Objects: We aimed to assess whether awareness of a terminal illness can affect care decision making processes and the achievement of a good death in advanced cancer patients receiving palliative care services.
Methods: Awareness of terminal illness at the time of palliative care service admission was assessed by the health care professionals during the routine initial comprehensive assessment process and was recorded in the national terminal cancer patient registry. A follow-up nationwide bereavement survey was conducted, which contained questions regarding decision making processes and the Korean version of the Good Death Inventory.
Results: Among the 345 patients included in the final analysis, the majority (68.4%) of the patients were aware of the terminal illness. Awareness of the terminal illness tended to reduce discordances in care decision making (adjusted odds ratio = 0.55; 95% CI: 0.29-1.07), and increased the patients' own decision making when there were discordances between patients and their families (adjusted odds ratio = 3.79; 95% CI: 1.31-10.94). The Good Death Inventory score was significantly higher among patients who were aware of their terminal illnesses compared with those who were not (5.04 vs. 4.80; p = 0.013) and especially in the domains of 'control over the future' (5.18 vs. 4.04; p < 0.001), 'maintaining hope and pleasure' (4.55 vs. 3.92; p = 0.002), and 'unawareness of death' (4.41 vs. 4.26; p = 0.024).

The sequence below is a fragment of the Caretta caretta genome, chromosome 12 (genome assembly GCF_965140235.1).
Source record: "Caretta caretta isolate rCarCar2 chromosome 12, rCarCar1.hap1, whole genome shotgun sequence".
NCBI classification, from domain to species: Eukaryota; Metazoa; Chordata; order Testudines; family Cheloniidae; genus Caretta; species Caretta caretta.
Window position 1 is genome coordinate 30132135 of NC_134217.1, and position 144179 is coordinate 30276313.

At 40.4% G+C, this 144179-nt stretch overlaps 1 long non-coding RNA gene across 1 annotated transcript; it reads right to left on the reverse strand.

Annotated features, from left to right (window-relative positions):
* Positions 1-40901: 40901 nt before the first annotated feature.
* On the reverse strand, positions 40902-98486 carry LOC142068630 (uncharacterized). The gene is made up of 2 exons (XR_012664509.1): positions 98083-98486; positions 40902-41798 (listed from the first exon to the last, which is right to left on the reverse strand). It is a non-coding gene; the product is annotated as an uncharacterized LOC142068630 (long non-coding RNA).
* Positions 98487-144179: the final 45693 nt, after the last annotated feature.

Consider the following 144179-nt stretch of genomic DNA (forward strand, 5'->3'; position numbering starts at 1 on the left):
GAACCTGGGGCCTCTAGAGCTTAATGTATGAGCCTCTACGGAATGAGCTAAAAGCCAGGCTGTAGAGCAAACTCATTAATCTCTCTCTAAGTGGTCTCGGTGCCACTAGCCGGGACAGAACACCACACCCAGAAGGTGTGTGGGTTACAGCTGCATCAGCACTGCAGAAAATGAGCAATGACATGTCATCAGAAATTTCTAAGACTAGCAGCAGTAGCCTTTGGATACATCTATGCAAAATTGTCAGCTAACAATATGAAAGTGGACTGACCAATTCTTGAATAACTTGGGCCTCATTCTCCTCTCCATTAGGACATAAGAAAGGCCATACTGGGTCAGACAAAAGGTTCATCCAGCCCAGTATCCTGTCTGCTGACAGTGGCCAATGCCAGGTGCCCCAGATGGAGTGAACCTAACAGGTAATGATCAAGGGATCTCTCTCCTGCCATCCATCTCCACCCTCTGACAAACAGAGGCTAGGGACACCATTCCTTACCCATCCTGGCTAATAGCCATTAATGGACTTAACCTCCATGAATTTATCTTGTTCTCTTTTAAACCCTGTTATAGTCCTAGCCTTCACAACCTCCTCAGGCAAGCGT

Conclusion: Awareness of the terminal illness had beneficial effect on the harmonious decision making, patient autonomy, and patient's quality of death. Disclosure of terminal illness should be encouraged.
Keywords: awareness of terminal illness; cancer; decision making; oncology; quality of death.
Copyright © 2013 John Wiley & Sons, Ltd.